This horror show has a novel plot twist – the monsters are activated by sound. They can’t see or smell, but they have hearing more acute than a Jodrell Bank astronomical telescope. Sneeze and you’re good as dead. The creatures move at the speed of light. They kill anything that squeaks, coughs or farts, a rough time for humans with stomach ulcers.

I’d love to see the script. I hazard an educated guess fewer than six pages are devoted to the spoken word, dialogue is almost non-existent, all the other pages is silence in this nicely edited, exactly 90 minute, hare-em scare-em, the few characters communicating in sign language. Therein lies the films clever tension, for twenty minutes or so, after that it gets tedious.

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No good horror film is without a scene of a femme in a bath

The need for absolute silence in every domestic task carries through to a riveting bathtub scene. Evelyn Abbott, played by ski-nose Emily Blunt, is pregnant about to pop. She lies in the bath stifling her birth pains and primal fear as a creature climbs the stairs to the bathroom. Though they move faster than a bullet when chasing prey, they sound like an elephant moving slowly over your ceiling when in your house. Watching the action wide-eyed I tried not to breathe myself. According to her real life husband, co-star and film’s director, John Krasinski, as soon as he said “Cut!”, Blunt snapped out of character and asked the crew, “What’s everyone having for lunch?” Let’s hope the chuck wagon didn’t under-cook the New York steak and beetroot.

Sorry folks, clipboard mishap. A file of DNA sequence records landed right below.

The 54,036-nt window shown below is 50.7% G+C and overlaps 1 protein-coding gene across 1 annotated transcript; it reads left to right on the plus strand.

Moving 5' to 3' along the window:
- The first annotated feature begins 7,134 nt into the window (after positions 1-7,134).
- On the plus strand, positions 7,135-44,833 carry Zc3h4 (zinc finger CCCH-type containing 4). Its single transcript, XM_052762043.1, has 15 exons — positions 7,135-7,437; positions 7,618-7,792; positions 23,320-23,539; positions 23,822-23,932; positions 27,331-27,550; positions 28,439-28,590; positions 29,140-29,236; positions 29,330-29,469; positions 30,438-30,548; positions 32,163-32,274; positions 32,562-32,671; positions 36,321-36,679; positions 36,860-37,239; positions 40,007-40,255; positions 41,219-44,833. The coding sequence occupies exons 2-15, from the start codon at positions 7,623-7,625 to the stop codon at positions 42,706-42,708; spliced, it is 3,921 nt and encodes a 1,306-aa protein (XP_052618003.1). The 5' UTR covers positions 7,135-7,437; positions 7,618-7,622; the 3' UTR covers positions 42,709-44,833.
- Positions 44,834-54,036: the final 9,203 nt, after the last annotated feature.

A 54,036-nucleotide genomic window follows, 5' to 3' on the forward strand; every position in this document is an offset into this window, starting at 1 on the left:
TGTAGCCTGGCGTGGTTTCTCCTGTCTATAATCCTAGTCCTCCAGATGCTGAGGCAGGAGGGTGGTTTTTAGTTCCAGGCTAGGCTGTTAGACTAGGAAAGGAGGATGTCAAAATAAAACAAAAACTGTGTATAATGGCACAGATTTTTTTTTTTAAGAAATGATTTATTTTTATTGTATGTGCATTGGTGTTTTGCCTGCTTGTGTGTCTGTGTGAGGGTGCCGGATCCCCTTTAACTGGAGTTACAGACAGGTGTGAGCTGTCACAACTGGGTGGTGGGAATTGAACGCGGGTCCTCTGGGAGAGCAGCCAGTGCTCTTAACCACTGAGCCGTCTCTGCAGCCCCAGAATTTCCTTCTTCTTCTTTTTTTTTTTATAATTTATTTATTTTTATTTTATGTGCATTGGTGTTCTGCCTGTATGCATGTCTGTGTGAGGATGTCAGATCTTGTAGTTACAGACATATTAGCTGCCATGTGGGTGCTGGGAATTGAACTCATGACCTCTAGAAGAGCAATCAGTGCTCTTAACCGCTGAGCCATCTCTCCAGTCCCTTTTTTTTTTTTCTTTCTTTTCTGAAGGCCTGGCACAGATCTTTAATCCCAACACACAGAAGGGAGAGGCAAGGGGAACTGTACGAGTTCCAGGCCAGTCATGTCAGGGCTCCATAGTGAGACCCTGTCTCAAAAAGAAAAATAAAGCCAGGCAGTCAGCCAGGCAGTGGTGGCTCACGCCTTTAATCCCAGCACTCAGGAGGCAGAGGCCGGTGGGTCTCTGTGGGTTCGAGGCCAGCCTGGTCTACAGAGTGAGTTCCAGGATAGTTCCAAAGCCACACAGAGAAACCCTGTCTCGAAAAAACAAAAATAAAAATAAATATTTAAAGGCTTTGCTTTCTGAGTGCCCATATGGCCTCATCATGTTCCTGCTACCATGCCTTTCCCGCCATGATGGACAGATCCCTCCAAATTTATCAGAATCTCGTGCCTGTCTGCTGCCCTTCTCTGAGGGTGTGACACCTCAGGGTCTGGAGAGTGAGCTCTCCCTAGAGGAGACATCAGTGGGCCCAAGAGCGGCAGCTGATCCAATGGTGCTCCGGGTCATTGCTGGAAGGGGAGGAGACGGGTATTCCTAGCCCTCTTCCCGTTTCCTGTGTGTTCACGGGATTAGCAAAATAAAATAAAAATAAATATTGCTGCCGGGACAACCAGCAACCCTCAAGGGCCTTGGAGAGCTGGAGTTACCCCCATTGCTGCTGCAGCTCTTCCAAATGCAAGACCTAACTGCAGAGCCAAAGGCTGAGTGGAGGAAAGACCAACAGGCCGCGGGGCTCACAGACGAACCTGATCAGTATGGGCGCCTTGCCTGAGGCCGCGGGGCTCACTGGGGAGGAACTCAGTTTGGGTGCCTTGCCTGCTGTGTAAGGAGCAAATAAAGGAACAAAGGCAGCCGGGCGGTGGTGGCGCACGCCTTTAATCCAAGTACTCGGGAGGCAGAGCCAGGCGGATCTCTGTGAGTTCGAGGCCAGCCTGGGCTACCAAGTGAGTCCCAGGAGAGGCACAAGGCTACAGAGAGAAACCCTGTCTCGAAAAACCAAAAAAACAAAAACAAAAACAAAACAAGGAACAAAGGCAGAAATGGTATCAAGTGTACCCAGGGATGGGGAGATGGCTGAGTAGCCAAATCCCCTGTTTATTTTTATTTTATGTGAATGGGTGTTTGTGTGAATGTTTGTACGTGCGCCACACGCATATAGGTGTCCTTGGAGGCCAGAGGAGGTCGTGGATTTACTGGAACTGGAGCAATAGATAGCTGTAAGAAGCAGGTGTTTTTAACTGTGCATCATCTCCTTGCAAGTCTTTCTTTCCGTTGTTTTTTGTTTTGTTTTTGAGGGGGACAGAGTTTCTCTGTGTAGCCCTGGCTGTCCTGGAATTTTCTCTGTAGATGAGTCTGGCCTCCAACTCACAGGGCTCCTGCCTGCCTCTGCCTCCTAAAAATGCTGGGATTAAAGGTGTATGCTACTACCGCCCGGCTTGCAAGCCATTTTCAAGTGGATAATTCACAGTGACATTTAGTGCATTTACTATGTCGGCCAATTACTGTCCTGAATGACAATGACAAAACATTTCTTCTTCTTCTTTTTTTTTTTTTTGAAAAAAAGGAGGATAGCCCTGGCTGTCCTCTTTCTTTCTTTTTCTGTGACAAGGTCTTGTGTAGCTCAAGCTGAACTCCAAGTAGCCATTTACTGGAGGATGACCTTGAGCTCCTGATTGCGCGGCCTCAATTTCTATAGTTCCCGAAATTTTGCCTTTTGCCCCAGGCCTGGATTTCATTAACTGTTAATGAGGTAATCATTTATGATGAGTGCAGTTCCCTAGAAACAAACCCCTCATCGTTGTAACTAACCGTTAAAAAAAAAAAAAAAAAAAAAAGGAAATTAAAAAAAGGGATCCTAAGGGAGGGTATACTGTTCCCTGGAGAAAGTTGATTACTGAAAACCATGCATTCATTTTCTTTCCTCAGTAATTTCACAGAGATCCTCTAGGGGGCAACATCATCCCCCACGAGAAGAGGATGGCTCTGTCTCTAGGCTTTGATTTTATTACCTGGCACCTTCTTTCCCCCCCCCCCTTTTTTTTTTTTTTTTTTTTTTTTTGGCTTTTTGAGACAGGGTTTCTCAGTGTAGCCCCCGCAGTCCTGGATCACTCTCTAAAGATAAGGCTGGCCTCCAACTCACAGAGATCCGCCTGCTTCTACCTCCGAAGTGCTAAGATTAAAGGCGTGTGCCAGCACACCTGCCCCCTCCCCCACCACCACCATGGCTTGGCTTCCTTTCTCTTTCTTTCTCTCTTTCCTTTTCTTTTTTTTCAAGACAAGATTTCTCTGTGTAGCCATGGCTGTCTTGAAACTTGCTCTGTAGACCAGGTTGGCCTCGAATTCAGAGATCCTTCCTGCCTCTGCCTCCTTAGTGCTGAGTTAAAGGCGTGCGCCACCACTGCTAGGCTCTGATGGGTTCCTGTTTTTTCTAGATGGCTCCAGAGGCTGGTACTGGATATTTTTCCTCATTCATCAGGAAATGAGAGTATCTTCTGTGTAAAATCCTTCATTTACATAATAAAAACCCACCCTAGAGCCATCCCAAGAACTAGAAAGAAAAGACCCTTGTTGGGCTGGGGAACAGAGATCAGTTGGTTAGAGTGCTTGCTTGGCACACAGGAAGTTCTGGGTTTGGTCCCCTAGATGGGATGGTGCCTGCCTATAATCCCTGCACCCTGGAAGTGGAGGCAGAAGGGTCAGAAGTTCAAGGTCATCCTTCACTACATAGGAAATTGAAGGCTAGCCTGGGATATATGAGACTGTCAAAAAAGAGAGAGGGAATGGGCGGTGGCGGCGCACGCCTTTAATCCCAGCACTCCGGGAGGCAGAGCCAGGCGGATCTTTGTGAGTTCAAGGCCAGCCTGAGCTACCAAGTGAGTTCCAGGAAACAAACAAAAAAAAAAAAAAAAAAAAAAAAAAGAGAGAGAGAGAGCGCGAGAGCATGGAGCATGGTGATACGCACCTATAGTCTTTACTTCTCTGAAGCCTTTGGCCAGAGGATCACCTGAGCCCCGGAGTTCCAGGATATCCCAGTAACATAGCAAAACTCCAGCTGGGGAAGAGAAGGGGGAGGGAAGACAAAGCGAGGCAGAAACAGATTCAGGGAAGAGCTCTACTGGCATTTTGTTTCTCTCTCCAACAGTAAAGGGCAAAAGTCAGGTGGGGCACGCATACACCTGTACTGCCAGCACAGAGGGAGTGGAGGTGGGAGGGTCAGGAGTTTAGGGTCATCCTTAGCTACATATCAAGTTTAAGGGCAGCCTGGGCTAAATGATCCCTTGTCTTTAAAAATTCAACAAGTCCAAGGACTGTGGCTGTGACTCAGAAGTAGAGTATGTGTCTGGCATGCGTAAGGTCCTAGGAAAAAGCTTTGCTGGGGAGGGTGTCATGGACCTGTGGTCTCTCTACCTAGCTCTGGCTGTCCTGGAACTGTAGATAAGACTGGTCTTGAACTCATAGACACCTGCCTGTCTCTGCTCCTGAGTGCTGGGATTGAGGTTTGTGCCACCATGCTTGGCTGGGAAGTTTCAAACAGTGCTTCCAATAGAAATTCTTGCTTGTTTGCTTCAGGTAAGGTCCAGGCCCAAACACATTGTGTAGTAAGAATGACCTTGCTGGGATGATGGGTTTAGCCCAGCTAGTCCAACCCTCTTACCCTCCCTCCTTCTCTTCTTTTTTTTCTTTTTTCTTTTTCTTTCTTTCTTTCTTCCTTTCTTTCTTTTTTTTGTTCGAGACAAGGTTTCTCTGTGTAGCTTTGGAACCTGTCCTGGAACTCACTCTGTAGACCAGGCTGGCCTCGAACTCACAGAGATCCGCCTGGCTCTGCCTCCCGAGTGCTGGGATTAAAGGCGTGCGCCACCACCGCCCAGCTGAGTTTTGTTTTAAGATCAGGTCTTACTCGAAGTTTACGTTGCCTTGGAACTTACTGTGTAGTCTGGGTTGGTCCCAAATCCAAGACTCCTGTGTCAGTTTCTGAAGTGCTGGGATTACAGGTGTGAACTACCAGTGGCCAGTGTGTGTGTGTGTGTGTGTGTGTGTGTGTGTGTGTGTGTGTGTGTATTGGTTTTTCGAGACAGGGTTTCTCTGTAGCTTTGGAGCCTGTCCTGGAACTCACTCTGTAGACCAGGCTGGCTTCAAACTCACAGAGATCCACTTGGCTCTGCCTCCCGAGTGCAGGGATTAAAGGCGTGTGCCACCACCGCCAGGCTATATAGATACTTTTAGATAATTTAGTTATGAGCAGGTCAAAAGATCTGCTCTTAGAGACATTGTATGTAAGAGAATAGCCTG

I’m never sure married couples should act in the same play or film. So often it can be destroy the illusion, or plain embarrassing to watch unless Burton and Taylor in Edward Albee’s wonderful study of warring couples caught in a loveless marriage, Who’s Afraid of Virginia Wolf. In that case you’re watching the real thing and squirming just the same. In A Quiet Place the duo work well together, conveying a genuine affection that crosses the screen and helps give us an impression of a strong family bond.

In an interview with E! Magazine, Krasinski said, “I would love to direct Emily Blunt [But] I’d rather act with Emily than direct. I don’t know if I need that responsibility. She’s so good and I’d be so scared to screw it up, but [I’d be] happy to be in scenes with her. That would be really fun. We’re always up for doing something.” Well, he didn’t let her down. He’s done a fine job of directing, and not tried to hog the limelight as co-star.

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John Krasinski plays the beleaguered father, the director, and Emily Blunt’s husband

The film is a mixture of pure terror and ludicrous logic. A race of lethally fast and carnivorous creatures, resembling scaly men on stilts, have swarmed Earth wiping out much of the human population. We never learn where they came from, how they arrived or why they are what they are. No spaceship falls from the heavens.